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Live Streamcast from Issue Project Room: Dennis Johnson's "November"

Live Streamcast from ISSUE Project Room exclusively on

On March 16th 2013, ISSUE Project Room presents a very rare performance of Dennis Johnson's November by renowned minimalist interpreter R. Andrew Lee. Until recently, Johnson's mammoth piano work— one of the most substantial and significant pieces of the minimalist repertoire— was virtually unknown. Written in 1959, November was purportedly six hours long as originally conceived. La Monte Young, who know Johnson while at UCLA in the late 50s, credited the piece for inspiring The Well-Tuned Piano. November anticipated many trends in minimalist music in addition to its prodigious duration: diatonic tonality, additive processes, and repetition of small motives. It is beautiful, slow-paced, and introspective, and was nearly lost entirely.

The live concert is open to the public, and marks ISSUE's return to its historic home in downtown Brooklyn at 22 Boerum Place.
For ticket information visit the ISSUE Web site.
The streamcast is free to visitors to and launches by clicking the LISTEN button in the top left corner.

Dennis Johnson abandoned music (at least publicly) after 1962, no score was ever released, and the only element of the work that remained was a 112-minute recording of a performance of the piece. Decades later, composer and musicologist Kyle Gann received a copy of the recording and later began the process of reconstructing the piece.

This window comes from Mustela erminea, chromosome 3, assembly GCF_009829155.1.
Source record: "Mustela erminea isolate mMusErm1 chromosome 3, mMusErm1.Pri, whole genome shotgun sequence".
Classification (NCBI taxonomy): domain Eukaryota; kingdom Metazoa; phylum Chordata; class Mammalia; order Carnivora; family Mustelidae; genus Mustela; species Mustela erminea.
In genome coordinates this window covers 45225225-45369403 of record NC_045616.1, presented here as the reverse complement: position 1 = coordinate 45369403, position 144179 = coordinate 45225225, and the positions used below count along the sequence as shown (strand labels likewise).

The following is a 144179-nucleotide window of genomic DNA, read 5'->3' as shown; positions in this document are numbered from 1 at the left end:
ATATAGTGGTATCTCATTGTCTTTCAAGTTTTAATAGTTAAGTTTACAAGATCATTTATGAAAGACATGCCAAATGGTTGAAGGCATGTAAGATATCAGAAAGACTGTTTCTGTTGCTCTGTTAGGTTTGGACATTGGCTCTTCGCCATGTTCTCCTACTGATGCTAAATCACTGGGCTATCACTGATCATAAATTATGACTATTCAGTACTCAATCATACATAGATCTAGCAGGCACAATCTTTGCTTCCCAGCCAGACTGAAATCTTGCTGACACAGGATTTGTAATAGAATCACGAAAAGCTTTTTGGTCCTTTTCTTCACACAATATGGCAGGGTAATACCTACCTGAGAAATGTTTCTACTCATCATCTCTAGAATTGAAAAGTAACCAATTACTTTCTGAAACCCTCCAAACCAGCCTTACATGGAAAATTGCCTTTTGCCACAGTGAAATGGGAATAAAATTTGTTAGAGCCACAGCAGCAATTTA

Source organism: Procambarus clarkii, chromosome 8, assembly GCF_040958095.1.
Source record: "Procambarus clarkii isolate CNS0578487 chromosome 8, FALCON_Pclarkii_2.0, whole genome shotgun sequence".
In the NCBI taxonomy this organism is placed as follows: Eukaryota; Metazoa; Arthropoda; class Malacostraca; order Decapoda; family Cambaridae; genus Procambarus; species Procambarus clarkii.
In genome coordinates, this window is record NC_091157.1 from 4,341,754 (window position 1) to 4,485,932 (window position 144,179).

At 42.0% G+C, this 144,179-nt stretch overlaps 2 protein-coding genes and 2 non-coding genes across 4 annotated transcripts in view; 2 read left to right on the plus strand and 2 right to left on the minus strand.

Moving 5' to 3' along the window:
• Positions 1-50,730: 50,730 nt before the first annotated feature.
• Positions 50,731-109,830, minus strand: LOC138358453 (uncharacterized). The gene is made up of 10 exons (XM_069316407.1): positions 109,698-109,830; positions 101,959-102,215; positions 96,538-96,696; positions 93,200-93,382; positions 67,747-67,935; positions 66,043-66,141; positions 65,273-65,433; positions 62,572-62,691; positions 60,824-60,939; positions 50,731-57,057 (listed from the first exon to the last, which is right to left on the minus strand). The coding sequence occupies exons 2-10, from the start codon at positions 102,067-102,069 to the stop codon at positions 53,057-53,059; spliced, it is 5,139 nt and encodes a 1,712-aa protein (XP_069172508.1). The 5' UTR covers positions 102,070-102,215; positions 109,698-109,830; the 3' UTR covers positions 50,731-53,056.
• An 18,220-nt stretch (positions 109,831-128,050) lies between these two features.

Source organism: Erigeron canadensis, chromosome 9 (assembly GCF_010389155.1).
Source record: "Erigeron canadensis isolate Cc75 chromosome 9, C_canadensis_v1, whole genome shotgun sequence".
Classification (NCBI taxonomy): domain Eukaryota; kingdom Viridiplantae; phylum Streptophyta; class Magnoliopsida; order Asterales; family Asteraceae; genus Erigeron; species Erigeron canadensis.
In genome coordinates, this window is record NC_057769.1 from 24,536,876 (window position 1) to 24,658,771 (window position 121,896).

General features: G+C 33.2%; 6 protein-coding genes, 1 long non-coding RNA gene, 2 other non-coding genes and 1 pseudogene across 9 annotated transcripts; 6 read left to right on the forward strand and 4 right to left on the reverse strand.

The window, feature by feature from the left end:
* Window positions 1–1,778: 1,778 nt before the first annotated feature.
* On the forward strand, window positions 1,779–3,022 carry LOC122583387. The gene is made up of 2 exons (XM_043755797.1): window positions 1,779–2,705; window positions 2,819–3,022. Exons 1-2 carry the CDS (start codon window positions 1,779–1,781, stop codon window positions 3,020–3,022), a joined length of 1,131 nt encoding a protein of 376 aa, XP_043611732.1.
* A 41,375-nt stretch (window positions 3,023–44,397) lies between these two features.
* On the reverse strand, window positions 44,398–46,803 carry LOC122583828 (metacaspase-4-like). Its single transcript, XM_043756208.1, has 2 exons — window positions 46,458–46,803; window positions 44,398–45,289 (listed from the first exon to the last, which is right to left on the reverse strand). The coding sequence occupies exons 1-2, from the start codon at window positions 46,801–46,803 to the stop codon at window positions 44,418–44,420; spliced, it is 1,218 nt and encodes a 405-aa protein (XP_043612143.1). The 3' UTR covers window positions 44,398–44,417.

Gann was able to obtain a rough score from Johnson, though Gann described it as "slightly garbled and at places self-contradictory" and was advised to consider the recording as the definite guide for the piece. The score, such as it is, consists of several pages of short musical ideas, meant to be improvised upon as desired by the performer. Loose rules are also given for the order of the material to be performed. After a great deal of work, which he detailed in his blog and in the journal American Music, Gann was able to transcribe the original recording and construct a performance edition of the piece.

For this performance, R. Andrew Lee will begin with Gann's transcription of the original recording given its musical and historical significance. For the reminder of the performance, Lee will improvise based on suggestions by Gann for the piece's continuation. While November was said to have originally been six hours, the surviving material does not seem to lend itself to such duration. Lee anticipates a performance of approximately five hours.